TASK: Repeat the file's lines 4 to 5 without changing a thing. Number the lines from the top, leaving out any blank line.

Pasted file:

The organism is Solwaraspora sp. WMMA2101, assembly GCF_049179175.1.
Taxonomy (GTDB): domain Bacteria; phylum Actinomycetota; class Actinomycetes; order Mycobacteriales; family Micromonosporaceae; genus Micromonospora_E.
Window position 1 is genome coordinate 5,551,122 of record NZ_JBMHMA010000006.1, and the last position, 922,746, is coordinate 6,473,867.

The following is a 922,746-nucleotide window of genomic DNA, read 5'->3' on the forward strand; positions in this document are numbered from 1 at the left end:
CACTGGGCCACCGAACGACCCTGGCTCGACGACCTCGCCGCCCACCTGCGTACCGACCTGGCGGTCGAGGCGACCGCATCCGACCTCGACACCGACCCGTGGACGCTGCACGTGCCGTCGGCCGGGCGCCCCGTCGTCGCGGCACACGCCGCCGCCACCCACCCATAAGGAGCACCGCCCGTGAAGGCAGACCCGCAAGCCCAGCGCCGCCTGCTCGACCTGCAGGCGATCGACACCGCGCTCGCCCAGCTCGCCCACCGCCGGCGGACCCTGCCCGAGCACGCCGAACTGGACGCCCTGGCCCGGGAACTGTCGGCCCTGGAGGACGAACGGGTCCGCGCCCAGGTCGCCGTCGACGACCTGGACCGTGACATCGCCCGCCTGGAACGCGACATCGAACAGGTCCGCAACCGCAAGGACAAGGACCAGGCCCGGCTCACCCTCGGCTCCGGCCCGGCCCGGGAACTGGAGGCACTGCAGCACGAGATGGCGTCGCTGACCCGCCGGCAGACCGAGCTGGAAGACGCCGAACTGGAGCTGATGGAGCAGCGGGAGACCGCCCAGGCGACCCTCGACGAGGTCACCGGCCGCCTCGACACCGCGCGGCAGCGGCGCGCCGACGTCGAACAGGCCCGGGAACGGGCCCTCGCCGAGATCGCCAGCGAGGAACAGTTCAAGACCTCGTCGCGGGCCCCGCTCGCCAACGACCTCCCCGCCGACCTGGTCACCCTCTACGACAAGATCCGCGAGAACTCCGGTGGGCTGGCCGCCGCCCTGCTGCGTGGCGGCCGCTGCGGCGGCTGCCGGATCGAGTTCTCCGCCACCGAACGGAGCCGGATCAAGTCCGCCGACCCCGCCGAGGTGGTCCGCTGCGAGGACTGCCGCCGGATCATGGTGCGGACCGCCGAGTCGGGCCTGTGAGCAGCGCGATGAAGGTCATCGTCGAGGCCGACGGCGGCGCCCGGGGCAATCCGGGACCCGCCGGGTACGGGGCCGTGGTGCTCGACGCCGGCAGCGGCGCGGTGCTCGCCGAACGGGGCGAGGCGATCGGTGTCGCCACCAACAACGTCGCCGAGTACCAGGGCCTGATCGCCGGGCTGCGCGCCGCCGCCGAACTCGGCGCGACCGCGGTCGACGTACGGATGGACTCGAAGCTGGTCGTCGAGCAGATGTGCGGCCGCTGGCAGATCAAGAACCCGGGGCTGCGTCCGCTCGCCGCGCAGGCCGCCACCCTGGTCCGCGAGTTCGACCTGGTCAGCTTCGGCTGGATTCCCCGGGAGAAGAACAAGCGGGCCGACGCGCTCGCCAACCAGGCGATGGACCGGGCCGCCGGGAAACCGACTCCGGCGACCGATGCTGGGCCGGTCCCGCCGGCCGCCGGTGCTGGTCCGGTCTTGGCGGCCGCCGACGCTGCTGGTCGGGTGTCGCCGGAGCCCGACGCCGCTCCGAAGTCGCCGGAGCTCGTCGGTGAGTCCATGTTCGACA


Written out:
The following is a 922,746-nucleotide window of genomic DNA, read 5'->3' on the forward strand; positions in this document are numbered from 1 at the left end:
CACTGGGCCACCGAACGACCCTGGCTCGACGACCTCGCCGCCCACCTGCGTACCGACCTGGCGGTCGAGGCGACCGCATCCGACCTCGACACCGACCCGTGGACGCTGCACGTGCCGTCGGCCGGGCGCCCCGTCGTCGCGGCACACGCCGCCGCCACCCACCCATAAGGAGCACCGCCCGTGAAGGCAGACCCGCAAGCCCAGCGCCGCCTGCTCGACCTGCAGGCGATCGACACCGCGCTCGCCCAGCTCGCCCACCGCCGGCGGACCCTGCCCGAGCACGCCGAACTGGACGCCCTGGCCCGGGAACTGTCGGCCCTGGAGGACGAACGGGTCCGCGCCCAGGTCGCCGTCGACGACCTGGACCGTGACATCGCCCGCCTGGAACGCGACATCGAACAGGTCCGCAACCGCAAGGACAAGGACCAGGCCCGGCTCACCCTCGGCTCCGGCCCGGCCCGGGAACTGGAGGCACTGCAGCACGAGATGGCGTCGCTGACCCGCCGGCAGACCGAGCTGGAAGACGCCGAACTGGAGCTGATGGAGCAGCGGGAGACCGCCCAGGCGACCCTCGACGAGGTCACCGGCCGCCTCGACACCGCGCGGCAGCGGCGCGCCGACGTCGAACAGGCCCGGGAACGGGCCCTCGCCGAGATCGCCAGCGAGGAACAGTTCAAGACCTCGTCGCGGGCCCCGCTCGCCAACGACCTCCCCGCCGACCTGGTCACCCTCTACGACAAGATCCGCGAGAACTCCGGTGGGCTGGCCGCCGCCCTGCTGCGTGGCGGCCGCTGCGGCGGCTGCCGGATCGAGTTCTCCGCCACCGAACGGAGCCGGATCAAGTCCGCCGACCCCGCCGAGGTGGTCCGCTGCGAGGACTGCCGCCGGATCATGGTGCGGACCGCCGAGTCGGGCCTGTGAGCAGCGCGATGAAGGTCATCGTCGAGGCCGACGGCGGCGCCCGGGGCAATCCGGGACCCGCCGGGTACGGGGCCGTGGTGCTCGACGCCGGCAGCGGCGCGGTGCTCGCCGAACGGGGCGAGGCGATCGGTGTCGCCACCAACAACGTCGCCGAGTACCAGGGCCTGATCGCCGGGCTGCGCGCCGCCGCCGAACTCGGCGCGACCGCGGTCGACGTACGGATGGACTCGAAGCTGGTCGTCGAGCAGATGTGCGGCCGCTGGCAGATCAAGAACCCGGGGCTGCGTCCGCTCGCCGCGCAGGCCGCCACCCTGGTCCGCGAGTTCGACCTGGTCAGCTTCGGCTGGATTCCCCGGGAGAAGAACAAGCGGGCCGACGCGCTCGCCAACCAGGCGATGGACCGGGCCGCCGGGAAACCGACTCCGGCGACCGATGCTGGGCCGGTCCCGCCGGCCGCCGGTGCTGGTCCGGTCTTGGCGGCCGCCGACGCTGCTGGTCGGGTGTCGCCGGAGCCCGACGCCGCTCCGAAGTCGCCGGAGCTCGTCGGTGAGTCCATGTTCGACA